At many businesses, it’s a tale as old as time. You get a project all planned and scoped out—then someone brings up a point you hadn’t considered, so it’s back to the drawing board. You put together a revised plan and it’s all good to go. That is, until another department gets involved or your client comes back with a new request. Before you know it, your project scope has ballooned to be twice as big (and expensive) as you had planned. It was supposed to be done already but you still haven’t started.
That’s scope creep—the words alone are enough to strike fear into the hearts of even the most experienced project managers. But how do you prevent it? To save time, effort, and headache, you need an effective project scope management strategy. That starts with planning ahead.
What is project scope?
Project scope is the sum total of all project deliverables. The PMBOK Guide puts it this way: Project scope is “all the work required, and only the work required, to complete the project successfully.”
The first step to making sure your project stays within the bounds of its intended scope is defining exactly what that scope is. We recommend summarizing your project’s scope in a project scope statement. Below, we’ll show you how to write one, step-by-step.
Writing a project scope statement
Completing a project scope statement is important because it forces you to slow down and really examine your problem. Scope creep often happens because you’re rushing—if you speed through this planning process, you’re likely to miss something important.
Imagine a doctor treating a patient—if they speed through the examination, they may misdiagnose the problem and prescribe the wrong treatment. While it may seem counterintuitive, you need to go slow to go fast. The more work you do up front to really understand your problem and plan out your solution, the easier it will be to stay within your project scope.
Here’s an example outline of a project scope statement. At the beginning of a project, you may not have all the answers—and that’s okay. Just fill it out to the best of your ability. You can always revisit it with more detail later.
Writing a project scope statement can also help better communicate your goals and enforce project bounds to your stakeholders, whether they are external clients or internal managers. This is important because scope creep can easily happen when your stakeholders don’t understand what they’re asking for.
As per the Dunning-Kruger effect, people with the least knowledge of a task tend to underestimate how difficult it will be to accomplish. Writing a project scope statement can help clearly articulate everything that goes into the process, including how much time and effort it will take to deliver.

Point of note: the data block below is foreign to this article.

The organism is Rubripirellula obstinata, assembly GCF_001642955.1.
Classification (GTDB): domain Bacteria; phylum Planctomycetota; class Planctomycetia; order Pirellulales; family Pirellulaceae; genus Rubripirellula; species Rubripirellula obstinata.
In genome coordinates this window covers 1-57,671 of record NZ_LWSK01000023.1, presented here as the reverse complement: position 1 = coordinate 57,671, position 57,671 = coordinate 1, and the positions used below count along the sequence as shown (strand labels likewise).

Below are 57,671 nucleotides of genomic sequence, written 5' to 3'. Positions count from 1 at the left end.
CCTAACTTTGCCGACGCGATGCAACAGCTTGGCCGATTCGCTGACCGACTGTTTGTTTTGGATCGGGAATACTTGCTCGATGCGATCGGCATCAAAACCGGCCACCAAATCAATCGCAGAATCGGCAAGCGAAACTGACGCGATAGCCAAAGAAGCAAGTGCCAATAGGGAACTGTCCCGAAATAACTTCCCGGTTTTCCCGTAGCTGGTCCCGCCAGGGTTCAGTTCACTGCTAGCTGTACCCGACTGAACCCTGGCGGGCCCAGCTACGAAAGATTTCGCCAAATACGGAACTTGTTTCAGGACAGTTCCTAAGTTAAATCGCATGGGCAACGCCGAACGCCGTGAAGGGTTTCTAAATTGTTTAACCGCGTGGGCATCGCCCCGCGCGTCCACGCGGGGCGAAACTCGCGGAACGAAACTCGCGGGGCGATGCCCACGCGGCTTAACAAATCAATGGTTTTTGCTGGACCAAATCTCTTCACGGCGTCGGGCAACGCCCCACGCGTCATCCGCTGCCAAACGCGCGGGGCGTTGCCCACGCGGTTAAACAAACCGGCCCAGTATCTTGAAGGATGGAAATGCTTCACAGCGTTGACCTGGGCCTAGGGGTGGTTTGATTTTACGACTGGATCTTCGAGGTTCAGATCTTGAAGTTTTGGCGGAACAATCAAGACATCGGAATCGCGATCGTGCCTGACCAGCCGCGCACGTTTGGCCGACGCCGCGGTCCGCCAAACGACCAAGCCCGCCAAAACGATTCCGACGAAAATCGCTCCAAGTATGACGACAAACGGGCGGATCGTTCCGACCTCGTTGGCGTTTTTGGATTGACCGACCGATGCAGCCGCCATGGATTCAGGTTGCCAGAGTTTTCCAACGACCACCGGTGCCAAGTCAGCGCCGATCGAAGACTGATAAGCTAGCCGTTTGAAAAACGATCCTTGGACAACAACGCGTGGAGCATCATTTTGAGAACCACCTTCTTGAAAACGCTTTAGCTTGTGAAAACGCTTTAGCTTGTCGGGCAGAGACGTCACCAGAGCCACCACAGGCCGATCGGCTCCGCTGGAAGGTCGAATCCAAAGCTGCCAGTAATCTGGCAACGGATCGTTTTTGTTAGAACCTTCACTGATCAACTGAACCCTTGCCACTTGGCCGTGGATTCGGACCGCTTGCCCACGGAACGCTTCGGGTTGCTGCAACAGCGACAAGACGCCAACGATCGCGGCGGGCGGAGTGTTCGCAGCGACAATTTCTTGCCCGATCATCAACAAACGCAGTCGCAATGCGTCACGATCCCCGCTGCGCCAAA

The planning fallacy
We humans tend to underestimate how long it takes to do things thanks to the planning fallacy—an optimistic cognitive bias that we can complete tasks in less time (or for less money) than reality. When you’re developing your project scope, you have to check this impulse.
Interestingly, the planning fallacy goes both ways—while we underestimate how long it takes for ourselves to complete tasks, we overestimate how long it will take for others. You can use this to your advantage by getting a teammate to double-check your estimates.
Time tracking can give you a more realistic picture of how long projects take to complete, enabling you to make better estimates.
Using time tracking for project scope management
Using a time tracking tool gives you a historical record to draw from—as you log your hours, you build up an archive of past projects. Then, when you’re scoping out new work, you can look at similar types of projects to see what they cost in terms of time and funding. Over time, you’ll be able to make more accurate estimates based on what you learn.
Here’s a real-life example: Luis Klefsjo, Delivery Manager at YLD, a development agency, uses Harvest whenever he receives a new request for information (RFI). Recently he received one that had a lot of similarities to a project they’re currently working on—so he went into Harvest to see how the project is tracking.
“I could see from early on that the team was possibly a little overworked, and they had a bit too much to do,” says Luis. “We probably should have had some more people on there. For this project, we didn’t want to cause the same staffing issues.” This time around, he’s adding more people to the team from the outset, to factor in the extra design and engineering load.
Checking your project scope against your time tracking log is the best way to verify that your plan is realistic. Building an archive of past work to cross-check with, even if you’re starting from scratch, will improve your accuracy by leaps and bounds.
From mayhem to project scope management
Scope creep may be a recurring nightmare for many teams, but it doesn’t have to be that way. With careful project scope management, you can ensure that you stay on track and under budget. The key is to slow down, carefully consider the problem you’re trying to solve, and collect time tracking data to make an informed estimate.